Margaret “Maggie” Gee
August 5, 1923 – February 1, 2013
Planes flown: PT-17, BT-13, AT-6, AT-10, B-17, B-26, P-39
Bases served: Avenger Field (Sweetwater, Tex.), Las Vegas Army Air Field (Nev.)
“My heroes were Amelia Earhart and Charles Lindbergh. I loved to watch airplanes fly.”
WASP Margaret “Maggie” Gee was one of only two Chinese-American women to serve as a WASP!
Campaign to rename Oakland Airport to Maggie Gee International Airport
American women have been integral to the history of aviation from the very beginning. From Harriet Quimby and Bessie Coleman to Amelia Earhart and beyond. Despite this, and despite American women’s innumerable other contributions, there is not a single international airport in the United States named after a woman.
We think it’s time to change that
Margaret “Maggie” Gee, whose Chinese name was Gee Mei Gue, was born on August 5, 1923 in Berkeley, California, the daughter of a successful Chinese importer and a first generation Chinese-American. Maggie’s grandparents (on her mother’s side) had been fishermen who immigrated to the United States to escape the Taiping Revolution and settled in Chinatown, where her parents met and married. However, her father did not want to raise his family in Chinatown, so before Maggie was born, he moved his family to Berkley.
When the stock market crashed in 1929, Mr. Gee had a heart attack on a San Francisco street and died shortly thereafter, leaving behind a wife and six children. Maggie’s formative years were spent witnessing her mother take on greater and greater responsibility, not only raising six children and working, but remaining actively involved in her church and her community.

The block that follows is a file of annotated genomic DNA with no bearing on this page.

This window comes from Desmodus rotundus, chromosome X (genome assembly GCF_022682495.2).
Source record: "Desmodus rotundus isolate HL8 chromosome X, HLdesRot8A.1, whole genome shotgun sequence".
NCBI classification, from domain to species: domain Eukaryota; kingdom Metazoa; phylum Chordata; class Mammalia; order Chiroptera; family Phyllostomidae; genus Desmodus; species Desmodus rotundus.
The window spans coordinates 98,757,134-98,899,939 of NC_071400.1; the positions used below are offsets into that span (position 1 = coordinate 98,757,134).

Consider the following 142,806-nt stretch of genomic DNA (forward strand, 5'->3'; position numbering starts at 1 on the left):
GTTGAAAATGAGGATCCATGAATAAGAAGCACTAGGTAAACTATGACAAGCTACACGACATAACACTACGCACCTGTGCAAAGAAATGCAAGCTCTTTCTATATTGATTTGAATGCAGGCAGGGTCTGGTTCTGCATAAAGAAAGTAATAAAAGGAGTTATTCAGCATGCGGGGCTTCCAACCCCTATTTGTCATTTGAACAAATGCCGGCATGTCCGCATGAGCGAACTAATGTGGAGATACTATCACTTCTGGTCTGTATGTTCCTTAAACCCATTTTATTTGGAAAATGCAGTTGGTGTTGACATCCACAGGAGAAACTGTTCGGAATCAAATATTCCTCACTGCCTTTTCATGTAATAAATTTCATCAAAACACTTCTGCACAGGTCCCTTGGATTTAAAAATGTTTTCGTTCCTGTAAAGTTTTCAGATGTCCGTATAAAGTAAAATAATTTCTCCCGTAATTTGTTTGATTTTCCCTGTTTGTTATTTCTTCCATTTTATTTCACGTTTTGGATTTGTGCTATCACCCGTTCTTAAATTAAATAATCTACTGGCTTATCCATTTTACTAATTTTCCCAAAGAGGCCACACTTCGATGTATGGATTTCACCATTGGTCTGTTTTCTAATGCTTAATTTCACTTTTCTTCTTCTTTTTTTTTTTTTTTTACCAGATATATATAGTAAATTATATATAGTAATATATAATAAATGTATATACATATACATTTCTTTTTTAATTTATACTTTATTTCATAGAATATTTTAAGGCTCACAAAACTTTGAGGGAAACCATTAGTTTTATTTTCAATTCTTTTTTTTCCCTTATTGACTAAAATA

When America entered WWII, Maggie passed a drafting test and left her first year of college to work at the Mare Island Naval Shipyards in Vallejo, California. There, she worked as a draftsman for the engineers who were working on classified projects on US Naval ships needing repair.
By 1942/43, Maggie had saved enough money to move to Minden, Nevada, to learn to fly. She paid $800 for six months of training and fifty hours of flying time. After she soloed and flew the required hours, Maggie applied for the WASP flying training program at Avenger Field, Texas and was accepted into class 44-W-9.
In June, 1944, Maggie left her home in San Francisco and boarded a troop train which was filled with soldiers at Berkley, California. For the next two days, she either sat on her suitcase or stood up — all the way to Sweetwater, Texas. There 107 women pilots who entered the same class with Maggie; however, only 55 earned their silver wings and graduated as WASP (Women Airforce Service Pilots) on November 8, 1944.
After graduation, Maggie was sent to Las Vegas Army Air Field, Nevada, where she served as a tow target pilot for flexible gunnery training for male cadets until the WASP were deactivated on December 20, 1944. She then returned to Berkley and completed her formal education, after which she traveled to Europe and was in charge of a European Service Club in the early 1950’s.
When Maggie returned to the United States, she began her life as a physicist/researcher, working and studying at the UC Berkley and at its National Laboratory in Livermore. Her research covered the fields of cancer, nuclear weapons design, fusion energy, and other related fields.
Maggie’s lifetime passion for politics began in the Truman Administration, and she continued her work by supporting voter registration and fundraising, serving on the Berkley Community Fund, the Alameda County Democratic Central Committee, and as a board member of the Berkley Democratic Club in Berkeley, CA. She also served on the California Democratic Party Executive Board and Asian Pacific Islander Democratic Caucus.
In 2010, Gee, along with all living WASP pilots, received the Congressional Gold Medal in recognition of their service. Gee passed away in 2013 at the age of 89 and, throughout her long life, she remained committed to making a difference in the world: “I’m very optimistic about the world and people… it will be all right… You can make changes. I think just one small person can make a little bit of change.”